To help alleviate the sufferings of a difficult life, he became the devotee of Zen Buddhism and his poetics reflects the practice of the “beginner’s mind,” the ability to meet each experience with equilibrium and a “spontaneous and crystalline responsiveness.”

 

At Seven-Mile Rapids

 

A light boat one loan leaf,

a startled swan two oars—

 

water and sky are pure clarity

reflecting deep. Waves smooth,

 

fish roil this duckweed mirror

and egrets dot misty shorelines.

 

We breeze past sandy streams,

frostfall streams cold,

moonlit streams aglow.

 

ridge above ridge like a painting,

bend beyond bend like a screen.

 

Here I think back to

Yen Tzu-ling’s empty old age,

 

lord and recluse one dream.

Renown’s empty then as now,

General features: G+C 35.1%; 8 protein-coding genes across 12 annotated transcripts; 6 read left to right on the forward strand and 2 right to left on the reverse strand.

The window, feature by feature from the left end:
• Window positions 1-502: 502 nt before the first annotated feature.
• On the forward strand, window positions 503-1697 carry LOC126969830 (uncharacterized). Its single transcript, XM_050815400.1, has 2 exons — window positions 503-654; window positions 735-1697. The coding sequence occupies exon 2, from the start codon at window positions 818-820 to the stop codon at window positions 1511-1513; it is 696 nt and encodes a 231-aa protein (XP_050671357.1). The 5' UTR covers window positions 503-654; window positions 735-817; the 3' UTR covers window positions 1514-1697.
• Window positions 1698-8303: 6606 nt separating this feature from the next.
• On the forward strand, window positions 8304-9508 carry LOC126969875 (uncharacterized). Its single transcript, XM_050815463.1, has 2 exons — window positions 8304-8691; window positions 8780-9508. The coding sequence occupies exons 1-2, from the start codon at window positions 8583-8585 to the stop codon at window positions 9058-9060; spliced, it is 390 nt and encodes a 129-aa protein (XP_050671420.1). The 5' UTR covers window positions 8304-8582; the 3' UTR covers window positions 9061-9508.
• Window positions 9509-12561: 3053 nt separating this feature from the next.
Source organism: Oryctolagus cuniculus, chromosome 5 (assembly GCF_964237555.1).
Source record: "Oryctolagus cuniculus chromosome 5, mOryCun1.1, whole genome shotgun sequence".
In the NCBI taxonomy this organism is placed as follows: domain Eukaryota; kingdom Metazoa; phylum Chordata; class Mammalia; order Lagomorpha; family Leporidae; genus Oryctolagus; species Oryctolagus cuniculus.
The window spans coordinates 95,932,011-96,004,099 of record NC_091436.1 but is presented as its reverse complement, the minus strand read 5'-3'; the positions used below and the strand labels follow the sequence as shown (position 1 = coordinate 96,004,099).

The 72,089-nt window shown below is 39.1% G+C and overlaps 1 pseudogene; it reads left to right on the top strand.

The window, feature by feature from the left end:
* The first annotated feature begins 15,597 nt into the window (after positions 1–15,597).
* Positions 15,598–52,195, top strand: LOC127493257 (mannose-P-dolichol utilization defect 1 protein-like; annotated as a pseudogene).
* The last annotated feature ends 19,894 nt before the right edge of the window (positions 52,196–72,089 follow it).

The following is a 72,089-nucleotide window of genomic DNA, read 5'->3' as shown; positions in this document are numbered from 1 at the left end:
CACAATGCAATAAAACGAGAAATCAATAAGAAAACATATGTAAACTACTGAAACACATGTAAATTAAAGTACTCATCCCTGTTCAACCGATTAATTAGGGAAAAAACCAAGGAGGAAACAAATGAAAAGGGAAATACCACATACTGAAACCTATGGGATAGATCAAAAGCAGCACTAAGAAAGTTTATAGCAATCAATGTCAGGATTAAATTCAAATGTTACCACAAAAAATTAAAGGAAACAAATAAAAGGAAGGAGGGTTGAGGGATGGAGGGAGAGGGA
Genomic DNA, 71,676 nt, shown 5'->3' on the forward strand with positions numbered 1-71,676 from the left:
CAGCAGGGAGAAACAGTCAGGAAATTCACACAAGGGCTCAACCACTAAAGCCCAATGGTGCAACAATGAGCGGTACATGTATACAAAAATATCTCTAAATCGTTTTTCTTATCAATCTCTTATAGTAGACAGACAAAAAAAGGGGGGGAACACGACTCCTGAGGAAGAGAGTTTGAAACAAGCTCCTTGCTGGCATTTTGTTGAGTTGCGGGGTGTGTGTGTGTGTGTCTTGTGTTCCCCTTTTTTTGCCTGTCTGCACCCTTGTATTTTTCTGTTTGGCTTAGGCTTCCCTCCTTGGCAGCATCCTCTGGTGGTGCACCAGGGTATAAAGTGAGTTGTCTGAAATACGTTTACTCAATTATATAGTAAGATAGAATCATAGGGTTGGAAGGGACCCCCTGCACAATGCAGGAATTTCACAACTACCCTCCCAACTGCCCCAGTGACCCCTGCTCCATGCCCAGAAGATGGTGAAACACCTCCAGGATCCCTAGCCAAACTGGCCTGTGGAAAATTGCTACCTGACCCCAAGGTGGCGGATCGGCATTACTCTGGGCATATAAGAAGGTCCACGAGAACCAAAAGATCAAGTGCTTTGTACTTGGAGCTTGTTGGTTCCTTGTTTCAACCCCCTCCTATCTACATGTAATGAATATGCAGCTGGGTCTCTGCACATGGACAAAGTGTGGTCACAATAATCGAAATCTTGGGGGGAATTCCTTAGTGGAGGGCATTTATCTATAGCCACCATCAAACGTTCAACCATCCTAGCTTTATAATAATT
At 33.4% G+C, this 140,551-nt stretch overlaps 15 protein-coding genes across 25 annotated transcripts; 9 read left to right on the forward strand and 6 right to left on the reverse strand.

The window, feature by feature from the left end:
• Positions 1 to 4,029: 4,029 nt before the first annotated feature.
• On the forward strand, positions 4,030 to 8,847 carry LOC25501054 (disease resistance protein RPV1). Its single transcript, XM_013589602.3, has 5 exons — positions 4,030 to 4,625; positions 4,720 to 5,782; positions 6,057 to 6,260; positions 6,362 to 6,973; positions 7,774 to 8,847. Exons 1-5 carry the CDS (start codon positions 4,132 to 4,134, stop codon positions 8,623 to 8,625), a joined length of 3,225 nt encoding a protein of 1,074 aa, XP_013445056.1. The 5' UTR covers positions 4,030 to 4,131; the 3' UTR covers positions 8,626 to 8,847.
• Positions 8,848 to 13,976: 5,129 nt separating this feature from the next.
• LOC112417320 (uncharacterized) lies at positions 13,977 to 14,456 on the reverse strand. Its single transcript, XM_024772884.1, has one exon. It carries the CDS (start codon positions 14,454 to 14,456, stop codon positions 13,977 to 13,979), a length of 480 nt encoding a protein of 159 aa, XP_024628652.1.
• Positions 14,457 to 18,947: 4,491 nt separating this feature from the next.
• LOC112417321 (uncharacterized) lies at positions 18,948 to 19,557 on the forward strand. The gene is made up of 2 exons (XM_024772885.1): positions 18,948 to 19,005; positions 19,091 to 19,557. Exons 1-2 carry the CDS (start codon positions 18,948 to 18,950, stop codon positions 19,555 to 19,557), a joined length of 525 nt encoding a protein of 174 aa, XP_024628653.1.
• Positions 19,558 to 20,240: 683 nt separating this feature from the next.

just mountains stretching away:

cloud mountains erratic,

dawn mountains green.

 

Out of his poetry emerges a beautiful balance, the ability to look at both joy and sorrow with gentle tranquility and wry amusement.

 

At Brahma-Heaven Monastery, Rhymed with a Short Poem of Crystalline Beauty by the Monk Acumen-Hoard

 

You can only hear a bell out beyond the mist:

the monastery deep in mist is lost to sight.

 

Straw sandals wet with the dew of grasses,

a recluse wanders. Never coming to rest,

 

he’s simply an echo of mountaintop moon—

light coming and going night after night.

 

(trans. David Hinton)

 

Su Tung-P’o’s poetry illuminates the beauty and loneliness running throughout ourselves and Nature. His work becomes a sort of map for this strange new world we find ourselves in: isolated yet surrounded, weary but still observing, cut off but yet deeply involved.